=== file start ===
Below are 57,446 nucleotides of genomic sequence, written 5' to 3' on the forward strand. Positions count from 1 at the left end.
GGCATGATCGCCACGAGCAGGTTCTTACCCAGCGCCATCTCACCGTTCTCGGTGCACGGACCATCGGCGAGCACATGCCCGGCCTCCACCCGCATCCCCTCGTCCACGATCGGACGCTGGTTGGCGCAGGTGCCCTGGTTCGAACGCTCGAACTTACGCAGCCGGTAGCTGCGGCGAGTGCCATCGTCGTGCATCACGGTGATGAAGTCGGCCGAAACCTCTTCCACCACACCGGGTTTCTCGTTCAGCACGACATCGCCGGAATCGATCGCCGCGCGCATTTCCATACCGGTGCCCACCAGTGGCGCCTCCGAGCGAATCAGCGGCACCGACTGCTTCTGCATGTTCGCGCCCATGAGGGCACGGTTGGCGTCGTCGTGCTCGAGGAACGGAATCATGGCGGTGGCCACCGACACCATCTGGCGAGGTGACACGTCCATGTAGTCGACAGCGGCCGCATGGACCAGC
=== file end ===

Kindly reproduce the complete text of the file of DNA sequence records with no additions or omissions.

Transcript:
Below are 57,446 nucleotides of genomic sequence, written 5' to 3' on the forward strand. Positions count from 1 at the left end.
GGCATGATCGCCACGAGCAGGTTCTTACCCAGCGCCATCTCACCGTTCTCGGTGCACGGACCATCGGCGAGCACATGCCCGGCCTCCACCCGCATCCCCTCGTCCACGATCGGACGCTGGTTGGCGCAGGTGCCCTGGTTCGAACGCTCGAACTTACGCAGCCGGTAGCTGCGGCGAGTGCCATCGTCGTGCATCACGGTGATGAAGTCGGCCGAAACCTCTTCCACCACACCGGGTTTCTCGTTCAGCACGACATCGCCGGAATCGATCGCCGCGCGCATTTCCATACCGGTGCCCACCAGTGGCGCCTCCGAGCGAATCAGCGGCACCGACTGCTTCTGCATGTTCGCGCCCATGAGGGCACGGTTGGCGTCGTCGTGCTCGAGGAACGGAATCATGGCGGTGGCCACCGACACCATCTGGCGAGGTGACACGTCCATGTAGTCGACAGCGGCCGCATGGACCAGC